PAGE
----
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PostPosted: Tue May 9th, 2017, 23:08 GMT 
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dvdunplugged wrote:
A very strong performance, I rated the first 6 or 7 songs as good as Bournemouth. Hat news - it was ON for THC. it was OFF for DTTIA, HW61 and BHLN. It was ON again for WTTCMN. After that I can't really remember - it was OFF for Tangled. Still can't find anything nice to say about Stormy Weather though, wouldn't matter to me if it was ON or OFF or if he had an umbrella, Gene Kelly style Singing In The Rain. Love Sick he again did sitting at the piano. I was in one of the front rows of Block B3, at the end of Autumn Leaves I stood in the aisle applauding and joined the stage rush to the front, got to about nine rows from the front of stage. Thin Man was majestic. The audience was much more vocal than Bournemouth, I really enjoyed.



Sounds like a good time.


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PostPosted: Tue May 9th, 2017, 23:30 GMT 
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Just typing on my phone..without going into details.. That was great. Not sure if it was just how I perceived it, or the weather, or something like that..but I felt Bob was..somehow different to all the other shows in England. In a very good way. Not that I didn't enjoy the others.

All or nothing at all ..I remember thinking..something has changed here. Maybe it was in me. Desolation row..no hat, glanced to audience behind him to left, seemed really at ease, focused, and I can't seem to type well here..but it was great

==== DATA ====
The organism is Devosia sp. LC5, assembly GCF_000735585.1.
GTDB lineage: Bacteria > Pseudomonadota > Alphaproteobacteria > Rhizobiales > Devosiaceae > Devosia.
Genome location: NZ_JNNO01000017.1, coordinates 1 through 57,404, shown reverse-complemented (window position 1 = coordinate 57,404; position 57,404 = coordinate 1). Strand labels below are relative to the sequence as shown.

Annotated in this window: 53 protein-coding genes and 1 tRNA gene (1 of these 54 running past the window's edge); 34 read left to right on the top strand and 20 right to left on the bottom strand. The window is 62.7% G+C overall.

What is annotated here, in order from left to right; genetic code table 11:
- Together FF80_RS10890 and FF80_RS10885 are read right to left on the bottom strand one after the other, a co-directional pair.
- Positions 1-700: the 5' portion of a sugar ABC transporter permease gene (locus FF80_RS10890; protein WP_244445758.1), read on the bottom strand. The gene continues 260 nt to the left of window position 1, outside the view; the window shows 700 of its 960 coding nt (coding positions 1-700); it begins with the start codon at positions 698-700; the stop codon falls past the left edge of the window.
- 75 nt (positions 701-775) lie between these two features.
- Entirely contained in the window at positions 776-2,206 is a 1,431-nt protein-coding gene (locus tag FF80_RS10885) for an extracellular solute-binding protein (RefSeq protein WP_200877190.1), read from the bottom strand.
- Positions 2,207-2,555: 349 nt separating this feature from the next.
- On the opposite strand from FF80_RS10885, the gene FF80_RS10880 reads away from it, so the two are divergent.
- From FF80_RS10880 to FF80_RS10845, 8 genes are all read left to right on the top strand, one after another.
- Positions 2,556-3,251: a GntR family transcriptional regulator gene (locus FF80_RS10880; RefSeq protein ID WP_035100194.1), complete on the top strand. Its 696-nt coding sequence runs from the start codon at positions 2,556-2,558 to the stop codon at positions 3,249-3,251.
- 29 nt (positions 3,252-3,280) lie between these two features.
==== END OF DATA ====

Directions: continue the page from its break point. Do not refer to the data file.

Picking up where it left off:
In Bournemouth, I felt this change a bit earlier.. In tangled. Tangled on piano from start I enjoyed. The piano he plays. ERK his soft singing on those lines. Old black magic..seems to get faster and faster. Thought it was really good tonight. Bob really sang it well, pretty straight threw using same part of his voice, soft tone, I suppose that unusual compared to a lot of the other songs. All through the show I just thought his voice, the way he used it, the feeling of experimenting with voice, words, phrasing..like almost in a recording studio somehow, playing around, but also mixed with the focus and band sounding great, the mix of it, the guitar...maybe where I was sat but sounded better than all ptevious nights to me. All the above I suppose applies to all other shows I have seen, to me it seemed ...hmm ..I imagine you maybe know what I mean, even though I haven't described it really. A meeting of senses and things, a few waves joining together in a certain time, making things change, or like I said above, just as likely I dreamt the whole thing..


Last edited by nightly moth on Tue May 9th, 2017, 23:55 GMT, edited 2 times in total.

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PostPosted: Tue May 9th, 2017, 23:36 GMT 
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Soon after midnight. It was wonderous

Ballad of a thin man.. He somehow out sang the other shows, the tax deductable line..I nearly jumped in the air with joy

Stading for the encore. Made it even better

I would prefer to stand for whole show

Good to do some leg dancing, felt miles better whrn stood up. Not cramped in seats


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PostPosted: Tue May 9th, 2017, 23:59 GMT 
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Really good performance and Bob was the best vocally I've heard for some time. Highlights were Desolation, Tangled, Soon after Midnight.
My only show this tour so can't compare.

My god though Wembley Arena is a bloody awful venue.